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U.S. says Russian support for Taliban hurts peace process in Afghanistan

As the Trump administration continues advocating for a peace process in Afghanistan, U.S. officials are accusing the Russian government of hindering their efforts. Moscow has increased its support for the Taliban over the last year and a half amid decaying U.S.-Russia relations, according to administration officials.

Russian support for the Taliban, which has been at war with U.S.-led coalition forces since 2001, includes the sharing of sensitive intelligence data.

"It's not an area of cooperation for them yet," explained a senior State Department official of Russia's failure to work with the U.S. in Afghanistan. The country is an area where Russia "can make points" about their displeasure with general state of bilateral relations. 

As a result, the official indicated that Moscow is holding peace in Afghanistan hostage as their bilateral relations with the U.S. grow more toxic. Just last week, the U.S. slapped sanctions on Russian individuals and entities for meddling in the 2016 presidential election. The U.S. also said that Russian operatives assaulted the U.S. electrical grid. Meanwhile, the Trump administration is still a target of investigations into Russian meddling in the 2016 elections.

The U.S. hopes to bring the Taliban to the negotiating table in Afghanistan. When Secretary of Defense Jim Mattis traveled to Afghanistan last week, he indicated that "small groups" of the Taliban have shown a willingness to partake in talks with the Afghan government.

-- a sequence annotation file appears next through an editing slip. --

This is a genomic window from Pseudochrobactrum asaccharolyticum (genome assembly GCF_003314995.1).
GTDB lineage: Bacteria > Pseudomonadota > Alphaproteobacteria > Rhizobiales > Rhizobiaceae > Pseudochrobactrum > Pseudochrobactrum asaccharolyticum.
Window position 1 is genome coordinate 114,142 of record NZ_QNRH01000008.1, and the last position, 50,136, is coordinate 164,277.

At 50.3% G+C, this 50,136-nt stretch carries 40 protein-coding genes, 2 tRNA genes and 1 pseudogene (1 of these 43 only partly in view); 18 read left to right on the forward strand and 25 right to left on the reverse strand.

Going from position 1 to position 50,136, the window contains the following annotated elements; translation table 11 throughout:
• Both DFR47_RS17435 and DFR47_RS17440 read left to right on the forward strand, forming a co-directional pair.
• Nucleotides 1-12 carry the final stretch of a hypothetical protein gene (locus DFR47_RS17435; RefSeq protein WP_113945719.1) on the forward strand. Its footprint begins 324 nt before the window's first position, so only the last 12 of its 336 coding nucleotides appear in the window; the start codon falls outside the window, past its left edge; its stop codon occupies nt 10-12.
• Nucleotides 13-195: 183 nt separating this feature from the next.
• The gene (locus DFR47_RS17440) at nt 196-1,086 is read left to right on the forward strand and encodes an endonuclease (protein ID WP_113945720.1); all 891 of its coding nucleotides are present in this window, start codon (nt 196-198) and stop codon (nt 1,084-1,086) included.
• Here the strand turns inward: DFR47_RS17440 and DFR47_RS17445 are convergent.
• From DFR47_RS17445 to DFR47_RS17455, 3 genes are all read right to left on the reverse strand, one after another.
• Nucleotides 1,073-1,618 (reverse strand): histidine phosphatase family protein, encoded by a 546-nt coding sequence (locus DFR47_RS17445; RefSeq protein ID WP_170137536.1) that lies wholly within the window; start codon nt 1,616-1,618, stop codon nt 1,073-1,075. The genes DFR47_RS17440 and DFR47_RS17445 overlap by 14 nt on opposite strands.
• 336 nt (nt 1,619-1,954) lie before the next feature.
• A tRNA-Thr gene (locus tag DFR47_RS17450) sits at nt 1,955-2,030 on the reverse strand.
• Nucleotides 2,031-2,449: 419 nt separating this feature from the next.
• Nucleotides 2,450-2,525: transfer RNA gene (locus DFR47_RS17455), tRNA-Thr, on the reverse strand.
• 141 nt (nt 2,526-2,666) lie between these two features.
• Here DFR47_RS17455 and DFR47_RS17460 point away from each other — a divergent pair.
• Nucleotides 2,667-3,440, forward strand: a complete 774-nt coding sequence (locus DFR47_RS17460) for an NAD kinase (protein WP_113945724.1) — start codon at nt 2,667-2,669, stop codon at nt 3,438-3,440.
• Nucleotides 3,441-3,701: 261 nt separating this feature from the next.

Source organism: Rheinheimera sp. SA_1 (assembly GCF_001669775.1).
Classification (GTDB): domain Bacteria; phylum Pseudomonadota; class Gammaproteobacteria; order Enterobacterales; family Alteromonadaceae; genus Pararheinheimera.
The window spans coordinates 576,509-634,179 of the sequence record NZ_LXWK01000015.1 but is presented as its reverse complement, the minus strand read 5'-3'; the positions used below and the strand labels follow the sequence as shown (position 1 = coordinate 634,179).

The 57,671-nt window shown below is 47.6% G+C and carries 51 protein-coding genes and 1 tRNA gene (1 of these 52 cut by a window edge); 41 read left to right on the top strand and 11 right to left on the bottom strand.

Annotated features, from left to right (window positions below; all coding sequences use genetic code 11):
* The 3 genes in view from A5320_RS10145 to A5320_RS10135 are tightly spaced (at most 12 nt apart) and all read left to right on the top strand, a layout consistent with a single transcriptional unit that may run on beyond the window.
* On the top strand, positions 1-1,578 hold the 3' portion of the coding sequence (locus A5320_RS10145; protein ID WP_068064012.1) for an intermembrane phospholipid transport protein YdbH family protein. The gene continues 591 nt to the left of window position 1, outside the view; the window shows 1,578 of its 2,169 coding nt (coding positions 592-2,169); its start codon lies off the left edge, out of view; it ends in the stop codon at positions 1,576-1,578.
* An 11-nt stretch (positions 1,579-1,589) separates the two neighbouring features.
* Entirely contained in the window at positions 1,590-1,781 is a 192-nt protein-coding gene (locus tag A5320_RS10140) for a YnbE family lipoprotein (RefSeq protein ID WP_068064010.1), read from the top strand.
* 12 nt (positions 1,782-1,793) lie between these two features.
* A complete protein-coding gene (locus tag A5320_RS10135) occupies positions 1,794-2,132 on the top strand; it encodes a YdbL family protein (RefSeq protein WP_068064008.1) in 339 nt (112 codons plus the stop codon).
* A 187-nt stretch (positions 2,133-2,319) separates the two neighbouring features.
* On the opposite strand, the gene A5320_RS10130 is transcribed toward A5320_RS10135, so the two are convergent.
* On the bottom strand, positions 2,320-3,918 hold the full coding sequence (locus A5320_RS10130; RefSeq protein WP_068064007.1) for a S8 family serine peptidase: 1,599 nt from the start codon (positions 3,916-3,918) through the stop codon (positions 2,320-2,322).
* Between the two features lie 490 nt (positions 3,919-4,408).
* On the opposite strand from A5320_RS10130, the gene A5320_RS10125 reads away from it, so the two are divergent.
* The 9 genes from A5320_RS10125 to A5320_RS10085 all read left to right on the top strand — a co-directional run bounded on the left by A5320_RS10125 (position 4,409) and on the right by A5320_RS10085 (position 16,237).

"You don't want to miss an opportunity, because you weren't alert to the opportunity. So you need to have that door open even if you increase the military pressure," said Mattis when asked if discussion of talks with the Taliban were premature. "We know there is interest on the Taliban side. We know that. So when you put all these together then that's why I think we are on the right track."

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An invitation for peace negotiations, which the U.S. says must be Afghan-led, was issued by Afghan President Ashraf Ghani in February. Ghani says that a peace process, with the involvement of the Taliban, would help "those who want to separate themselves from international terrorist organizations and terrorist activities."